But that recovery phase was completed very quickly, making the Zimbabwean economy larger, in real terms, than it had ever been before. Since then the Second Republic has been emphasising growth, moving into new territory, as it tailors and refines policies and programmes to do this, and incidentally becoming the fastest growing African economy.

This year we will still see growth, despite the dreadful El Nino drought, and even as a result of that drought the growth rate is not going to break records. But still we are now in a position and the economy is diversified enough that we still grow. And we need to remember that the recent spurt of growth means that not only can we cope with the effects of bad drought, but can continue pushing development.

Part of this development this year is evening out what we have already done. Dams were completed and built, and have filled, so there is need to push very hard in connecting farmers to these new water sources, hence the programme to more than double the irrigated land available for smallholder farmers.

The fleet of drilling rigs will be active, drilling those village boreholes, providing convenient water supplies for every house, plus the village plots for vegetables and fruit trees.

We assume that the agricultural experts are examining the lessons from the drought and working out improvements to Pfumvudza/Intwasa that will help people cope with the next drought; these could be in techniques and in the crops selected and varieties bred. One lesson we have learned is that no farmer, large or smallholder, should be involved in monoculture. Variety is essential as is ever greater access to irrigation.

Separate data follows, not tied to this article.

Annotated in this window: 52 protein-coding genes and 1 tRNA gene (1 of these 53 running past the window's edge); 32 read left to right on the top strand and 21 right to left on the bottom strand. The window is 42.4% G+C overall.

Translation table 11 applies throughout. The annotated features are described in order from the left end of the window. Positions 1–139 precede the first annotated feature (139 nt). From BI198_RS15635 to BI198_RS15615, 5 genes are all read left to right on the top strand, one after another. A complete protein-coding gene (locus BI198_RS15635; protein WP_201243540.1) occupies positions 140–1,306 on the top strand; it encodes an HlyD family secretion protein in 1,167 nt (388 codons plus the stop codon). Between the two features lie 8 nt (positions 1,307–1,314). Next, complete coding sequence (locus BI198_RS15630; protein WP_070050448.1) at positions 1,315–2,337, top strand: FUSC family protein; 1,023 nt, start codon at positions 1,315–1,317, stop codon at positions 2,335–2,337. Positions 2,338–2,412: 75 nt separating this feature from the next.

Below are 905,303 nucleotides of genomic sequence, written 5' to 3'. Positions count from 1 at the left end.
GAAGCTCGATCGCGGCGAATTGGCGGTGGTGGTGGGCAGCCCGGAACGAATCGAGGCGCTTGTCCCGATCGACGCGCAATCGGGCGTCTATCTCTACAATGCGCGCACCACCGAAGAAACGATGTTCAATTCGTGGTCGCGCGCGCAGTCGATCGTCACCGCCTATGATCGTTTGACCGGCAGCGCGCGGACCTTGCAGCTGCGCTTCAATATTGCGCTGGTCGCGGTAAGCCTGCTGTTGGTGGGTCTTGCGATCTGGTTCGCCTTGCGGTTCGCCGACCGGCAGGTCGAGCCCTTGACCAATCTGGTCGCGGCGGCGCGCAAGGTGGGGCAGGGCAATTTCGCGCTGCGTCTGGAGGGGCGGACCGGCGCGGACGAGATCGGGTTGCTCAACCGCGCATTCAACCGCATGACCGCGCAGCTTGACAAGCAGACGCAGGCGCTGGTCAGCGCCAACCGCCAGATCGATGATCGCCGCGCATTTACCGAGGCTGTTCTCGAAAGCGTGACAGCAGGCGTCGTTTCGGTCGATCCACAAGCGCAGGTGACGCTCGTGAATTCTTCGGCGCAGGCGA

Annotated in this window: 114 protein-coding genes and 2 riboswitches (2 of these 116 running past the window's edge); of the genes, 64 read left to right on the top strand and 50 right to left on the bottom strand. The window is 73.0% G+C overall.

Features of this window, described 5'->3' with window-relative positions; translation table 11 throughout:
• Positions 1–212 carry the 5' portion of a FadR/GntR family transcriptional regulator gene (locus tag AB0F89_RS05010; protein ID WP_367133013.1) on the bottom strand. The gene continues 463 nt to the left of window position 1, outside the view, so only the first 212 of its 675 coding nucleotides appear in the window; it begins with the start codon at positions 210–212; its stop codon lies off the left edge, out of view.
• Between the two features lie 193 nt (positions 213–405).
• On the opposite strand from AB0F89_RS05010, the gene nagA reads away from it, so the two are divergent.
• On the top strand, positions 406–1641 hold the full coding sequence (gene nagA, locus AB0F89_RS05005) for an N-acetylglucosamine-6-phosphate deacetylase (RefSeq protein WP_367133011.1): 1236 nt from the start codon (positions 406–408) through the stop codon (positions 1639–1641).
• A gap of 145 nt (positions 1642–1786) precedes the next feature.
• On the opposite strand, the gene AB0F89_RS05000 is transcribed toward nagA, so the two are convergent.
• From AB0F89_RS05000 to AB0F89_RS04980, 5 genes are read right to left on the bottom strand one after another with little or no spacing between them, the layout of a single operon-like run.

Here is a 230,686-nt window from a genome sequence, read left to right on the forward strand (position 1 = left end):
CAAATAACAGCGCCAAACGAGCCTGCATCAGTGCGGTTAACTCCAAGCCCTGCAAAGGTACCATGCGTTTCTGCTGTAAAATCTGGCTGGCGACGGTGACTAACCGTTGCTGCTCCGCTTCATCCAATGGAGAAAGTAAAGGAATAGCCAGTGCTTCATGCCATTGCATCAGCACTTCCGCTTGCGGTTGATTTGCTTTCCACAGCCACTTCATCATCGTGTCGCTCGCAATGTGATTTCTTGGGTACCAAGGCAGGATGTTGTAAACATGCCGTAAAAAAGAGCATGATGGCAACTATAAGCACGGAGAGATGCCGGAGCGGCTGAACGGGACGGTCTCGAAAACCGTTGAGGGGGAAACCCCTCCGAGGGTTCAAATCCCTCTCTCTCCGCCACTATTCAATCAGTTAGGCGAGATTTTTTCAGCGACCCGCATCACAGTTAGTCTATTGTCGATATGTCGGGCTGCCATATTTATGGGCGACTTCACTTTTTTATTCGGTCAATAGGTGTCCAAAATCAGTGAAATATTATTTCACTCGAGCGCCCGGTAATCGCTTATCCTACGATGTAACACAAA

Mining has been seriously booming, growing more than fourfold under the Second Republic, as laws and policies were adjusted to create this growth, along with the rise in jobs created and mining taxes. Even the new currency has won directly from the mining boom, being backed by half the royalties the miners have to pay, with a lot more miners now paying.

New technologies are pushing up the quality of life as well as the standard of living. Almost every adult Zimbabwean now has a phone, something unimaginable at independence and even 22 years ago, when we were just halfway to today. Every home has at least a solar lamp, so that oil lamps have vanished from shop shelves and candle making is hardly a boom industry. Those village boreholes have solar pumps, so seriously save labour. Schools are all getting solar panels.

These might be little things, but make life a lot easier and better and complement the wealth creation of the central policies. They also show how technology can upgrade lives as well as increase wealth so long as we seize the opportunities.

Vision 2030 is built from many strands. The core is the growing economy and the involvement of everyone in that growth. But that is just the necessary condition; the rest is how we use that growth and widespread involvement to create a brighter and better Zimbabwe for our own families and the rest of the country.

And so we return to that gift of freedom, that right of freedom. We can now make these decisions and we can take responsibility for our own future and can benefit from making the right decisions.

Happy celebrations Zimbabwe!